The UK's 'Brexit' Referendum: Reasons to be Cheerful?

By Andrew Lansley


In this ‘Brexit’ referendum, the 'Leave' campaign and the 'Remain' camps are both optimistic, and both think they can win. Why is this? Let's consider both sides:

The 'Leave' campaign have secured mainstream political credibility which, allied with their dedicated activist, euro-sceptic core, is giving them energy and impetus. The country is largely euro-sceptic. Although this does not translate automatically or necessarily to an "out" vote, it does mean the 'Leave' campaign can tap into a deep well of sentiment. 'Leave' voters are more certain to vote. With senior Conservatives on board, the 'Leave' campaign can reach into conservative areas without relying on the UKIP leadership, who would turn Tories off. While the overall structure of the 'Leave' campaign has been a shambles, they are gradually getting message discipline and a ‘grid’ of activity into evidence. The 'Leave' campaigners know they are in with a chance.

So, why are 'Remain' upbeat too?

David Cameron brought back a deal which ticked the boxes. The key Cabinet figures with relevant portfolios are all on board. They are mobilising the arguments. The 'Special Status' for the UK is real, and means the long-standing Conservative ambition of "In Europe, not run by Europe" (championed by William Hague, who is supporting 'Remain') is realisable. The dangerous fallacy that Britain could vote to leave, but use that for a new negotiation, has been successfully dismissed.

Evidence on the consequences of Brexit are being rolled out and include not only the loss of market access, investment and jobs, but also salient issues like security, counter-terrorism, travel, consumer protection and prices.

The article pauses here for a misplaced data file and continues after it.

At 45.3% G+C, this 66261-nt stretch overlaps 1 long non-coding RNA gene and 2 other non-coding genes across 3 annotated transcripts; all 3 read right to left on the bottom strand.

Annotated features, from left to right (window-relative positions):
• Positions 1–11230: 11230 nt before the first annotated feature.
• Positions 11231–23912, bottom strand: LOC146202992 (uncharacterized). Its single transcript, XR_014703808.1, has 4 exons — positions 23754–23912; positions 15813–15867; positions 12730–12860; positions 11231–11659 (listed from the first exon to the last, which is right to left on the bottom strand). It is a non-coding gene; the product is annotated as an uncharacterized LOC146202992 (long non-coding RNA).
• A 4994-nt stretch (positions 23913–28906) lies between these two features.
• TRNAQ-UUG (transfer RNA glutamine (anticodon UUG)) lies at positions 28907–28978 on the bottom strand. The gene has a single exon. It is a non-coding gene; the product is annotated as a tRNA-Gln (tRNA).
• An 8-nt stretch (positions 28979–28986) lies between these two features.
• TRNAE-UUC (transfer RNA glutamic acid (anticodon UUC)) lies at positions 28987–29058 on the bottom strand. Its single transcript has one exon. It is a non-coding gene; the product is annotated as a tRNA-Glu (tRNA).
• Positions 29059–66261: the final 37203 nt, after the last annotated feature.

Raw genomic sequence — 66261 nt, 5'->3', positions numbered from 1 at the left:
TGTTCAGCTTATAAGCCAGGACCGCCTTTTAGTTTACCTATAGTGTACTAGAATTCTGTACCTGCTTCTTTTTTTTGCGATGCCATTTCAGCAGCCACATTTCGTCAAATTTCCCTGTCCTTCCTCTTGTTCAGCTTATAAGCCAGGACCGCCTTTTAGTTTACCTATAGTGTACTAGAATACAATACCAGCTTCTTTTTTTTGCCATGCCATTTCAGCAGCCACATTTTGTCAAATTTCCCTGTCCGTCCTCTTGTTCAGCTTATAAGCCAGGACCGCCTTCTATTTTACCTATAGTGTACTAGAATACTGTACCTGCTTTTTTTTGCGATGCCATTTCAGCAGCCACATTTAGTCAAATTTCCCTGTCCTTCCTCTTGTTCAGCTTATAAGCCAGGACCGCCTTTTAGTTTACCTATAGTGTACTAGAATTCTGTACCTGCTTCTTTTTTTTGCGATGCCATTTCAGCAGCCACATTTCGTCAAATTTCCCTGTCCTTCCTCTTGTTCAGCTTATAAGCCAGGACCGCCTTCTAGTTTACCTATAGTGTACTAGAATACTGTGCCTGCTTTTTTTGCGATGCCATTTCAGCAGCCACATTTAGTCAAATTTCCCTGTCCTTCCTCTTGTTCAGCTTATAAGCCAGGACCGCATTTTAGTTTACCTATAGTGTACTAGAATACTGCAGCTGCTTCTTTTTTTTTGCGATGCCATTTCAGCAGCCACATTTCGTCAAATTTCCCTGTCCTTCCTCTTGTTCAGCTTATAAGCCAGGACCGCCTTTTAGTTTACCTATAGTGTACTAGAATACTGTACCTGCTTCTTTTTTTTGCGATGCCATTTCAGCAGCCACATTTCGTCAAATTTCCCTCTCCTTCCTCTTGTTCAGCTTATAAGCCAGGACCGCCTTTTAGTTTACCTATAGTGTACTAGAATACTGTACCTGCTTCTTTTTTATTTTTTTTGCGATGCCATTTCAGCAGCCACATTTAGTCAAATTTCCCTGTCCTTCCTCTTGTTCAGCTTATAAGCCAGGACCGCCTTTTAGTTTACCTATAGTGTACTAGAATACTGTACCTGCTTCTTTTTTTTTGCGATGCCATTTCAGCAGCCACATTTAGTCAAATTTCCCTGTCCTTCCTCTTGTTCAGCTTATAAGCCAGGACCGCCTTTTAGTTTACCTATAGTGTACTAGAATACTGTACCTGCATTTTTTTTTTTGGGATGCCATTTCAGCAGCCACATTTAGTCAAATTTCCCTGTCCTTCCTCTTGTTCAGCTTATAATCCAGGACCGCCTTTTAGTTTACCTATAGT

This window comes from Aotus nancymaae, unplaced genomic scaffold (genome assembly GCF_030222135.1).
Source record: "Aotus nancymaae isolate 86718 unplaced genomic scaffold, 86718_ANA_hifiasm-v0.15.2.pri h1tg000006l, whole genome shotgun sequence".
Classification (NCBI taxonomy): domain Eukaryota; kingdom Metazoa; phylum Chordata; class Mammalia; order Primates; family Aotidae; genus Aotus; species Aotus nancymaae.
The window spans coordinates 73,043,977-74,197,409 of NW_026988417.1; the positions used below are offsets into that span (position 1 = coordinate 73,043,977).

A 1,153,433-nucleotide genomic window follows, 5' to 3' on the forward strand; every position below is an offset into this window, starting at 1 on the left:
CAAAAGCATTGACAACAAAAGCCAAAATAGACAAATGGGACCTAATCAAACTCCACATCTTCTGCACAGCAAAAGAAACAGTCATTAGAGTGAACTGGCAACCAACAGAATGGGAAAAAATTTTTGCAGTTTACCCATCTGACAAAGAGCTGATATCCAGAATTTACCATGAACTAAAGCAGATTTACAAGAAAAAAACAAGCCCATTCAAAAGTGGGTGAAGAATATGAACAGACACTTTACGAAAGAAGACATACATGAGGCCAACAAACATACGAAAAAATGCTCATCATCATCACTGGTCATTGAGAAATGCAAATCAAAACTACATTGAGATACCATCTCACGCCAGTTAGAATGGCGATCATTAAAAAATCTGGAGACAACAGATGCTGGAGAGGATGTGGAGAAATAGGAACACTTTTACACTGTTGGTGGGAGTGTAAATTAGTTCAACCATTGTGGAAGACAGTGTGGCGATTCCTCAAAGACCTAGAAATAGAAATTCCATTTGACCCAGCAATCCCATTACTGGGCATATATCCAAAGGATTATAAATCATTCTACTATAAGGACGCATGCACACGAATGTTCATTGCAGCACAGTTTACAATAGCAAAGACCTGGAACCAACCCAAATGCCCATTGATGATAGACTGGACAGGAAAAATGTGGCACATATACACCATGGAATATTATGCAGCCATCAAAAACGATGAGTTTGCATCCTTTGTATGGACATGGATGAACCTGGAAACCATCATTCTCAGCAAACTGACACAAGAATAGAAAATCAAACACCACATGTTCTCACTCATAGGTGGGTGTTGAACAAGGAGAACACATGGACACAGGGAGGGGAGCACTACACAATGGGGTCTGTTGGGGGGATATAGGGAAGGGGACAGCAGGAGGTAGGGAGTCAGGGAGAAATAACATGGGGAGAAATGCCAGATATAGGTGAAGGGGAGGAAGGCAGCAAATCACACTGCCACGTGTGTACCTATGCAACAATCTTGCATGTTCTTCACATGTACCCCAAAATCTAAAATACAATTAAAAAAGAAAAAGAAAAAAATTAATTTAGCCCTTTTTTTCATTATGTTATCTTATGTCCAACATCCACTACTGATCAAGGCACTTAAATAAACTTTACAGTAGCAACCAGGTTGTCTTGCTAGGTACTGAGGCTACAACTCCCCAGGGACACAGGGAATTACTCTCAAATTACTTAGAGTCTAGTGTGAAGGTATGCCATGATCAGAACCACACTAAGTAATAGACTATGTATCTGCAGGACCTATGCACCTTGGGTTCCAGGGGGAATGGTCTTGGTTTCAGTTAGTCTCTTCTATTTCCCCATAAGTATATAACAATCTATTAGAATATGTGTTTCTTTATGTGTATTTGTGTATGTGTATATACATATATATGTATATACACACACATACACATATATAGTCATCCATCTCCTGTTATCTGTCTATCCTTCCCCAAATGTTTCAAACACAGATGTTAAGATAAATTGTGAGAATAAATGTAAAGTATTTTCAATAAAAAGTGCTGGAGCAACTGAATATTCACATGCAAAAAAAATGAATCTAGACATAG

The Government have published key documents on the process for withdrawal and the exit options, which principally serves to illustrate both what a nightmare prospect it is, as well as the lack of any explanation (particularly from the 'Leave' campaign) of what could be the future practical relationship of the UK with the EU.

So, thus far, both camps are making progress; each in their own way. The 'Leave' campaign want to communicate a simple message: "take back control", allied to an emotional appeal to sovereignty and identity, with cut-through on the emotive issue of migration. Events and their own efforts are giving them impetus.

The 'Remain' campaign, however, is founded more on evidence than emotion. They are systematically piling up all the problems which Brexit engenders. There will be dozens of dossiers to illustrate that, with a powerful cumulative effect.

So, this campaign is turning into ' Head v Heart'. Both are having an effect. Yet the uncommitted voters are probably still as numerous as those committed.

Who can say which will win? The run-up to 23rd June will certainly be a marathon, not a sprint. The evidence will accumulate to the benefit of the 'Remain' camp, whilst the EU's migration crisis will continue to bolster 'Leave'.

On that basis, it is too close to call. But if you consider this a cop-out, let me say this: the 'Leave' campaign appear utterly unable to explain how the UK can maintain access for our businesses to the Single Market without also signing up to the rules, including on free movement, budget contributions and ECJ judgements. Most of the public will understand that in order to guarantee Britain's economic future, continued UK access to the Single Market (which we helped create, shape and promote over the last 30 years) is essential. Without it, we'll all be a lot worse off. And as with most elections, it is the country's economic future which is the factor most likely to drive votes.

Which suggests to me that the 'Remain' camp have the most reason to be cheerful.